With $65 billion in total assets and 27 advisory firms around the country, Focus Financial Partners has become the largest consolidator in the independent advisory space.

Focus was founded just seven years ago by its chief executive, Austrian-born Rudy Adolf, an irrepressible and outspoken marketer and entrepreneur who cut his teeth in the financial services business at McKinsey. He went on to become a senior executive at American Express, where he managed the company’s global brokerage and banking business.

As of October, Focus had added five new firms in 2013 and more than 12 new executives. At his company’s gleaming new headquarters in midtown Manhattan, Adolf spoke with Financial Planning about the industry and his firm’s plans. Below is a condensed version of the conversation.

There have been fewer advisory firm mergers and acquisitions this year compared with last year. Some say there are too few sellers and a surplus of buyers. Do you agree?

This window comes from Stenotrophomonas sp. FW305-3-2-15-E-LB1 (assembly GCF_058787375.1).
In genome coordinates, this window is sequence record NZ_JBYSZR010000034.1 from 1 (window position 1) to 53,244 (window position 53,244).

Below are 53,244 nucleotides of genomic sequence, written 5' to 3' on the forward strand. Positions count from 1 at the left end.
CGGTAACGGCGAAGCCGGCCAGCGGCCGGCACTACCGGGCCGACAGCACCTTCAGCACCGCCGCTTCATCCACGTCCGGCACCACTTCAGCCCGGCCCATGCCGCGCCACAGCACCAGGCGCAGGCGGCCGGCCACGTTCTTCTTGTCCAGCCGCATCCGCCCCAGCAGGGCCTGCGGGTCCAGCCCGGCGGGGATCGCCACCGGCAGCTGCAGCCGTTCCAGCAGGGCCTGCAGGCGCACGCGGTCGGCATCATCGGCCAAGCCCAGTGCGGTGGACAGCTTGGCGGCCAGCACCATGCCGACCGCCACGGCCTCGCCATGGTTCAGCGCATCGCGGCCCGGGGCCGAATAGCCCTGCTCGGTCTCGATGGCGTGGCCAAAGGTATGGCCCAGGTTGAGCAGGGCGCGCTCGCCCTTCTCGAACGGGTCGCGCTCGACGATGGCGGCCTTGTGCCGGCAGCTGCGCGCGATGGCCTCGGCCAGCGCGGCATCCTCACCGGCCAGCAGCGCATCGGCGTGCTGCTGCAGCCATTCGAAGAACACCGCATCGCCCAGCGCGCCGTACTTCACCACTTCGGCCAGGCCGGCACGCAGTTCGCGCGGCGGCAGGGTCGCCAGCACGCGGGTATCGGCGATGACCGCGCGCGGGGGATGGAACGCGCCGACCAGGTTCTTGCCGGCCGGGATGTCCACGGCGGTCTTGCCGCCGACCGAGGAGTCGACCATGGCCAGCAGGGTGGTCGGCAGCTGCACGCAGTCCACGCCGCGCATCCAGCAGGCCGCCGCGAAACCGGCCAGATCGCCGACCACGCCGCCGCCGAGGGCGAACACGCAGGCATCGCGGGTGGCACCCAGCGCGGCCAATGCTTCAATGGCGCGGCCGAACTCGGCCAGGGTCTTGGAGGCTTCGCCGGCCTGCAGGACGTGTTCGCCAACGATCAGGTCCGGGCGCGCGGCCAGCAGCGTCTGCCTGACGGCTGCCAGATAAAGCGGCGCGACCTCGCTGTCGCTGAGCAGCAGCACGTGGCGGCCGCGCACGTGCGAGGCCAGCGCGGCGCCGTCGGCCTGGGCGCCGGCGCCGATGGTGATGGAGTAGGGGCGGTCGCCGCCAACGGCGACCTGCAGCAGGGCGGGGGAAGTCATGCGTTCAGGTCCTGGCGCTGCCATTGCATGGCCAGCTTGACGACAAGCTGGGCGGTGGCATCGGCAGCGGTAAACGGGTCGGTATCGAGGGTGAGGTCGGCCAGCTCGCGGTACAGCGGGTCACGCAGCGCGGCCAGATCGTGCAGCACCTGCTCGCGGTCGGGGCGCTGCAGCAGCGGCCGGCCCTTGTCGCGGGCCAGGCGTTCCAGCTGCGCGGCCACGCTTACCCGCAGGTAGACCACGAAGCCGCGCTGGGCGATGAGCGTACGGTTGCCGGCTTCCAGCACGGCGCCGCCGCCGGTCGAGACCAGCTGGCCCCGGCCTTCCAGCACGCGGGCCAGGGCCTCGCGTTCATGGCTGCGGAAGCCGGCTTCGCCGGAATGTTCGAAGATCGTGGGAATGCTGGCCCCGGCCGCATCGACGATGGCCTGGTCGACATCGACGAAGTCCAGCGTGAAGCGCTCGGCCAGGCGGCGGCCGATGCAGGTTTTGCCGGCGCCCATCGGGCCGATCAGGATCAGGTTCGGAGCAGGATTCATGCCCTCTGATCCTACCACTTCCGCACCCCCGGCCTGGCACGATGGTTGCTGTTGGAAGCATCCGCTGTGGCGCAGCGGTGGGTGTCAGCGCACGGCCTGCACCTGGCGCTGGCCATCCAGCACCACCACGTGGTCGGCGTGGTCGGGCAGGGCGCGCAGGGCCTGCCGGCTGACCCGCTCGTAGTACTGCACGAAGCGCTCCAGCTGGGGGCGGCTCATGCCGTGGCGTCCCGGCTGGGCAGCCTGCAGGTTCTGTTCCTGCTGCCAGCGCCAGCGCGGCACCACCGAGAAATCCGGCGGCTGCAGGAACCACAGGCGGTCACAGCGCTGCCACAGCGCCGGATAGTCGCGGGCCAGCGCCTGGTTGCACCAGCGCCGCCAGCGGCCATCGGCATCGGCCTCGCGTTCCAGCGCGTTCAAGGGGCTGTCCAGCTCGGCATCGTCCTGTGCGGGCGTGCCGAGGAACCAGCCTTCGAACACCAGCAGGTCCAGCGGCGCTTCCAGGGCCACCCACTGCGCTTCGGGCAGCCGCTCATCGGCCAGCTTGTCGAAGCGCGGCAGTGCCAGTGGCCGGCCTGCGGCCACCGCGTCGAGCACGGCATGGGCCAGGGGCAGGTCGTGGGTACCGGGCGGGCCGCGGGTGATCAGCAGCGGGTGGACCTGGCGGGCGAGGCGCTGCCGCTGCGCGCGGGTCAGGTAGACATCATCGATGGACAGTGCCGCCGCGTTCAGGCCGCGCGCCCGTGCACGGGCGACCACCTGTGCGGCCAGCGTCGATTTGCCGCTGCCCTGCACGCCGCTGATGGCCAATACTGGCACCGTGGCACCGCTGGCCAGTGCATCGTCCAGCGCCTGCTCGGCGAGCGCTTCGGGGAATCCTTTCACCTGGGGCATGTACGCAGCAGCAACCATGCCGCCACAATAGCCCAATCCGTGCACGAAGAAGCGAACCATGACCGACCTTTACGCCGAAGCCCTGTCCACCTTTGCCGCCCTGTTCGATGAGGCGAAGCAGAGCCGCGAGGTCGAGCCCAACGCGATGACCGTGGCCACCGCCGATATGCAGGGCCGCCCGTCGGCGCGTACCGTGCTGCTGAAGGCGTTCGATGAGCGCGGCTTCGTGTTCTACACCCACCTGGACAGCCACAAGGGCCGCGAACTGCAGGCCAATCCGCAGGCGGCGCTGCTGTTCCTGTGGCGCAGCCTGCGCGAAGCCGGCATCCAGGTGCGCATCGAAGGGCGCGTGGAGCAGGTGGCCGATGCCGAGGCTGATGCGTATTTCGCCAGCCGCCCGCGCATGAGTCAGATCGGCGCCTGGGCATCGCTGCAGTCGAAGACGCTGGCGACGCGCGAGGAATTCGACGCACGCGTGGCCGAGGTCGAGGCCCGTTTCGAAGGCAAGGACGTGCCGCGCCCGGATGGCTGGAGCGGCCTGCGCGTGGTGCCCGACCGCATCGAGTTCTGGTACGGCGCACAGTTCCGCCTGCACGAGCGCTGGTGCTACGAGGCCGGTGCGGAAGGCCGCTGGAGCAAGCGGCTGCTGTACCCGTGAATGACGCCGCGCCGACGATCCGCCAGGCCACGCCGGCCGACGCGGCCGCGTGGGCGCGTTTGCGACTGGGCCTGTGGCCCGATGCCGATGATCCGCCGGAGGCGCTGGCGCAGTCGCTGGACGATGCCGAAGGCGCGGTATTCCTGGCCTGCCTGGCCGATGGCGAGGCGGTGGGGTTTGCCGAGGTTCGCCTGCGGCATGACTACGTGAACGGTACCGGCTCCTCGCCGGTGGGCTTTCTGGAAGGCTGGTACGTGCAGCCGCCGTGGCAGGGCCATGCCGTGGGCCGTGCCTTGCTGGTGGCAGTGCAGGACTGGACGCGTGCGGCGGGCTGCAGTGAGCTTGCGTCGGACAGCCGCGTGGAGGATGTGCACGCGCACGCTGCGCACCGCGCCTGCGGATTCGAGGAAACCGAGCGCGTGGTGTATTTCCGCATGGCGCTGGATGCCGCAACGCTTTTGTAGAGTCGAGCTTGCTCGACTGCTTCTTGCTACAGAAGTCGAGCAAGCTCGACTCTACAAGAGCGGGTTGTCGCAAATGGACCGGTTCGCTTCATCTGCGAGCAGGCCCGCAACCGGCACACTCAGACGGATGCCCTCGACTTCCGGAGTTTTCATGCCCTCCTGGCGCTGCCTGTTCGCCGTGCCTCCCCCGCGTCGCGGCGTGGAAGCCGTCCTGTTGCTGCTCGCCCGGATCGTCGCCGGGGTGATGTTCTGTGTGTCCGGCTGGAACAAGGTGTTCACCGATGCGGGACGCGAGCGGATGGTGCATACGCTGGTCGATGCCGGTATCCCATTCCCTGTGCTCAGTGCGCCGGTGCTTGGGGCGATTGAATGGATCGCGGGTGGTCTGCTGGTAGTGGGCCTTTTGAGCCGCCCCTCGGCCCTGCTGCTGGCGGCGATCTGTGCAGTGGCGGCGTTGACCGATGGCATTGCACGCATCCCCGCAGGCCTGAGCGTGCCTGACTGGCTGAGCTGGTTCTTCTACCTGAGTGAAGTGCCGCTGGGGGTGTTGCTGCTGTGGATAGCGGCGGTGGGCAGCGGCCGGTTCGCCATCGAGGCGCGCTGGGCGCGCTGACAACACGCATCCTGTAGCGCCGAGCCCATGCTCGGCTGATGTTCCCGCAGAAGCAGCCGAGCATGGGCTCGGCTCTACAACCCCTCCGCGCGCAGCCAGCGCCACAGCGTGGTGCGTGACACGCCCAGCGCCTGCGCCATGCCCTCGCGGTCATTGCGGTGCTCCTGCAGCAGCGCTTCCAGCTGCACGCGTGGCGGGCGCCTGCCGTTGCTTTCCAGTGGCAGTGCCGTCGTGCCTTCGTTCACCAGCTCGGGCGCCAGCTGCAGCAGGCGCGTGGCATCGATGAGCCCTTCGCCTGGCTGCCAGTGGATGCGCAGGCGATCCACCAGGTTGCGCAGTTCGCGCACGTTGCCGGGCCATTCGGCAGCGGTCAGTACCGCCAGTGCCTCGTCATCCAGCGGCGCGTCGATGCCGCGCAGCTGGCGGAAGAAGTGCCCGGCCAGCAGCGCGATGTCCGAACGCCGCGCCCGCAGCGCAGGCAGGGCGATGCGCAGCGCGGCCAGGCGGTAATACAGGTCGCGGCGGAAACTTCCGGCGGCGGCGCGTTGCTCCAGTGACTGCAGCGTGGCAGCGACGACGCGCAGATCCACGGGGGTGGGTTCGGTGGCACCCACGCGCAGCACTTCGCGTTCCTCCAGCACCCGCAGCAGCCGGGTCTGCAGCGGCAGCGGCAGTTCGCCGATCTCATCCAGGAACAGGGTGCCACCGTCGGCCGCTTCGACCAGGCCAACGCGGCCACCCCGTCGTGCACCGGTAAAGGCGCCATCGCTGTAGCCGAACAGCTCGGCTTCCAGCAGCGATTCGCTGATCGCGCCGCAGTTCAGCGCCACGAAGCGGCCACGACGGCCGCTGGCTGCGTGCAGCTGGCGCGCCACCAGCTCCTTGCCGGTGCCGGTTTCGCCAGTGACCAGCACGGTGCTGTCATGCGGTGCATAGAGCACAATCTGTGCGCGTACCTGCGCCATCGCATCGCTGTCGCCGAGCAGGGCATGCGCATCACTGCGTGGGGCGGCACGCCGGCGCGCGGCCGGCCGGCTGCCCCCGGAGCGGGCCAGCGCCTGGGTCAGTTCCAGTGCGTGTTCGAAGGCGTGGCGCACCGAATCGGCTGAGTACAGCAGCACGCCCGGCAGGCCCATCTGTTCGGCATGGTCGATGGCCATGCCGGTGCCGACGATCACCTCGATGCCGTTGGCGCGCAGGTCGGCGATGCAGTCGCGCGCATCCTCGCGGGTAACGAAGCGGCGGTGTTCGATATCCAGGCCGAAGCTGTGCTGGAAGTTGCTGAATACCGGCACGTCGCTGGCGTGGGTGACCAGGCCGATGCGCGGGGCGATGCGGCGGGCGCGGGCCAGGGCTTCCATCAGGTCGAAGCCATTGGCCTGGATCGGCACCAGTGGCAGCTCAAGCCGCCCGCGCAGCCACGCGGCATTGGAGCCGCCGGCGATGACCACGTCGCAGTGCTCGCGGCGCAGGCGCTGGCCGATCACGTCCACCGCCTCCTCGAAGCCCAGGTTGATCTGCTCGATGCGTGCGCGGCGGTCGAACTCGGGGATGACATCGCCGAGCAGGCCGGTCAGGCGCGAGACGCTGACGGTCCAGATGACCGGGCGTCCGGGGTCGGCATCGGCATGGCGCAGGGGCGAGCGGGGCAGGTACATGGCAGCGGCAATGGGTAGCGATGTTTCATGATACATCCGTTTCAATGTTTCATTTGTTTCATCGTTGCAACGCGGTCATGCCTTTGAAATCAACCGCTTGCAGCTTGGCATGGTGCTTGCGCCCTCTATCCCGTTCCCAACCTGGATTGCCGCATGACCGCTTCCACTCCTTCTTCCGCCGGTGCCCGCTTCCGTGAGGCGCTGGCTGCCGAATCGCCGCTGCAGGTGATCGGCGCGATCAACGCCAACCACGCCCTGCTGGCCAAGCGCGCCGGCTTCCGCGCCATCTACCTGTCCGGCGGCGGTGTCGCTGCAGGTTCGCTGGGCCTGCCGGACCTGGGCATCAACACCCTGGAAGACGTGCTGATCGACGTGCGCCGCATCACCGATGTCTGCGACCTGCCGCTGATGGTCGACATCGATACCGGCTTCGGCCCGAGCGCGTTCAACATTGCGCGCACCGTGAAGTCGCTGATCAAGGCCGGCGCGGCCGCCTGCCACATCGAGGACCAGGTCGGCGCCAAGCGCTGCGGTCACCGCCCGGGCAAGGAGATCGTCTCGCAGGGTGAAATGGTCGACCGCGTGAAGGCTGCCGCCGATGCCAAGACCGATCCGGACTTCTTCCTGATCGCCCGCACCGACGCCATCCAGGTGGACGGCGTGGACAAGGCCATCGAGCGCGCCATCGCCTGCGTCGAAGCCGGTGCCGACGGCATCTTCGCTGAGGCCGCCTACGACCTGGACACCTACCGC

No. That has been a theme that has so often been mentioned, but has always been wrong in reality. There are many wannabe buyers, but very few buyers who really have capital.

When you’re at so many of these conferences and suddenly somebody asks, “OK, so who’s a buyer, who is a seller?” Guess what? Everybody raises their hand because they’re buyers. Very few raise their hand because they are sellers. So I think it’s oversimplified and misleading.

Who are the real buyers then?

There are kind of three classes of players in this industry. Of course, the banks have come back, who only two or three years ago were de minimis as an investor and as a buyer because they had no capital. They basically had to clean up their own balance sheets. So they’re back, they’re quite active.

But banks have an almost perfect track record of destroying this type of independent advice business. In virtually every situation, a bank transaction maybe maximizes some value to some of the principals, but it is never in the interest of the clients. Ultimately banks are good product distribution mechanisms, but the traditional banking model — culturally, structurally, economically — simply does not fit with the independent fiduciary business.

The second class is RIAs merging with other RIAs. This is a phenomenon that has been around for a while. It is viable and we have seen some good transactions; in fact, when you’re a Focus partner firm, we actually support this type of transaction.